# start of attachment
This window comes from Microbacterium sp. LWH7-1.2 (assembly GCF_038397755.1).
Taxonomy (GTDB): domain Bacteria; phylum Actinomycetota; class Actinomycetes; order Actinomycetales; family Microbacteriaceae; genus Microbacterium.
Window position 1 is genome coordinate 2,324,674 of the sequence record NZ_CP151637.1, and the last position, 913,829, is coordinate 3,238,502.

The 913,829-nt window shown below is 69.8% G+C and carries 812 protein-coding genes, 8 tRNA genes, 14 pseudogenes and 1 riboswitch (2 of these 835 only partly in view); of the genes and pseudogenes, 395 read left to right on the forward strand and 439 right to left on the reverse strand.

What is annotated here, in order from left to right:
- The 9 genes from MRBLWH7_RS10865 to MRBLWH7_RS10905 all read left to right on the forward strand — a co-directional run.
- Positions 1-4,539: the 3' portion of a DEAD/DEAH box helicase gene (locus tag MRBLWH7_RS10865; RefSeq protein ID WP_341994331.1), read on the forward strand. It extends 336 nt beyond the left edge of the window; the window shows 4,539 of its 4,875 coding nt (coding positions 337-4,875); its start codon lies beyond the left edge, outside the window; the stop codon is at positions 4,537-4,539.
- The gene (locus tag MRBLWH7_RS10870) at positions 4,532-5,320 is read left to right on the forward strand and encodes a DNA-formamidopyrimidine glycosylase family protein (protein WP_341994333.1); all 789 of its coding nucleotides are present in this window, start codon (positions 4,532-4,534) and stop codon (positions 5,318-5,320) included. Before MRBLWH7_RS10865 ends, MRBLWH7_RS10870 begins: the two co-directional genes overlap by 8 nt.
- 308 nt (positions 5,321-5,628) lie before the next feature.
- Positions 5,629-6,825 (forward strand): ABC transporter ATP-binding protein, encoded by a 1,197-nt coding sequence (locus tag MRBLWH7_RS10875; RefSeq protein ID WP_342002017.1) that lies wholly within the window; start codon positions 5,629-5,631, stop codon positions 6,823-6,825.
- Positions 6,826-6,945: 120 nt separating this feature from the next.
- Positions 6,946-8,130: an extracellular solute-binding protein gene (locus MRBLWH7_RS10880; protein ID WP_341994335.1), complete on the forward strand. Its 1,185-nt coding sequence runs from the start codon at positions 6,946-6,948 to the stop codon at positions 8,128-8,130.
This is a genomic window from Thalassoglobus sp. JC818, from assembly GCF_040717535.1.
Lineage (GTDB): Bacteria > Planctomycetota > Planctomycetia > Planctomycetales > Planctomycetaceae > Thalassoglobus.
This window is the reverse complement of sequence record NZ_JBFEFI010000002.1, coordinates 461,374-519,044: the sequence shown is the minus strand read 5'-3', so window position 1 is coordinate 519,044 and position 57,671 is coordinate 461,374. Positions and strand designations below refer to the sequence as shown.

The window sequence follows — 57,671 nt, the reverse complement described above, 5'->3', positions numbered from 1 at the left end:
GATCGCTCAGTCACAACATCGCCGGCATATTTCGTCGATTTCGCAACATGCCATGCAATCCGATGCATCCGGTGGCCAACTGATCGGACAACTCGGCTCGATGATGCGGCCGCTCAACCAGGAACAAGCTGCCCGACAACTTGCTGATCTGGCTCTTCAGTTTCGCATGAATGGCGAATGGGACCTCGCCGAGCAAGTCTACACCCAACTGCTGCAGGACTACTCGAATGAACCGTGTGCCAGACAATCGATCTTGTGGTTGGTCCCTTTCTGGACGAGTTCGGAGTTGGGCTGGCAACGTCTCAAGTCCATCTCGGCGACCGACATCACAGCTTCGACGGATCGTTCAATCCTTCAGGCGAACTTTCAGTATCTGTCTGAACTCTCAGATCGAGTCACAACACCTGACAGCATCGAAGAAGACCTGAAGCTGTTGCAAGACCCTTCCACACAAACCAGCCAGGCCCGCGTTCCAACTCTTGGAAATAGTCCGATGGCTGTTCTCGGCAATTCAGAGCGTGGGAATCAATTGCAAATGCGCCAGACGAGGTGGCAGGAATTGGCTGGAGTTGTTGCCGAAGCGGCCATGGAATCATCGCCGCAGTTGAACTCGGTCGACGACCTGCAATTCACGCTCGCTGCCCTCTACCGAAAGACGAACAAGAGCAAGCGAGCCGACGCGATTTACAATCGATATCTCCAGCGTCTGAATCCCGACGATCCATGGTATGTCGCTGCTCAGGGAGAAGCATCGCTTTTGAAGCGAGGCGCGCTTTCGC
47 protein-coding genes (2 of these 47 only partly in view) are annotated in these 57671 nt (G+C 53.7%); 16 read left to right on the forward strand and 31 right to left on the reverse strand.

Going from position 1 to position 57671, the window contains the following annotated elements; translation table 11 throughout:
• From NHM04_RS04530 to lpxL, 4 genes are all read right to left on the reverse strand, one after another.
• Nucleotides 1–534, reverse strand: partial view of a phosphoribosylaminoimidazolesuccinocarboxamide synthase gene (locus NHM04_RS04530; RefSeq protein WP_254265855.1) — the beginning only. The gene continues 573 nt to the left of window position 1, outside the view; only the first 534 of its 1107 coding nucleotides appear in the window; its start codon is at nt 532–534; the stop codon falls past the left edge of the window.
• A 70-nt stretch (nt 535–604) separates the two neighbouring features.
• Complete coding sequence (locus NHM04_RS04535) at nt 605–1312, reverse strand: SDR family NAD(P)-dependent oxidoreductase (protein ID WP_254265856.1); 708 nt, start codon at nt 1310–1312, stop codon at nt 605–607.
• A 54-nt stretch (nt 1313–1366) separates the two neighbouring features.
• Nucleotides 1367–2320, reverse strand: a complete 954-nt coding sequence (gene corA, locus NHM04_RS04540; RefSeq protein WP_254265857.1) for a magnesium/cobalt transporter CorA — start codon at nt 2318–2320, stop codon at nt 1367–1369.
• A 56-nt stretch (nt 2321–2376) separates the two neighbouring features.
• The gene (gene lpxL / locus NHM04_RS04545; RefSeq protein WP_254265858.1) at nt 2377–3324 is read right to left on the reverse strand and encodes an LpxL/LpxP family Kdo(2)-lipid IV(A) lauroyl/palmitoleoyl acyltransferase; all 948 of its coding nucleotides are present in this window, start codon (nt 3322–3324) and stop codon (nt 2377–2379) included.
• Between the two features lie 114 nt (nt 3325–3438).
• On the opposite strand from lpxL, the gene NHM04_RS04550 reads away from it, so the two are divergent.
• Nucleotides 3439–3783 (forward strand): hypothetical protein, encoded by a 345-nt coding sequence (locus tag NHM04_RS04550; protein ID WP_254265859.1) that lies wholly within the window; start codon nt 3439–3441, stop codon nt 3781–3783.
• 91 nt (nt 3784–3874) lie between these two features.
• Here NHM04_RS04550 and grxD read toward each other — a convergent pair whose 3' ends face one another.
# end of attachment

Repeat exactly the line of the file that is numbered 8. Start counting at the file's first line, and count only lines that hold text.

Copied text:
- The gene (locus tag MRBLWH7_RS10870) at positions 4,532-5,320 is read left to right on the forward strand and encodes a DNA-formamidopyrimidine glycosylase family protein (protein WP_341994333.1); all 789 of its coding nucleotides are present in this window, start codon (positions 4,532-4,534) and stop codon (positions 5,318-5,320) included. Before MRBLWH7_RS10865 ends, MRBLWH7_RS10870 begins: the two co-directional genes overlap by 8 nt.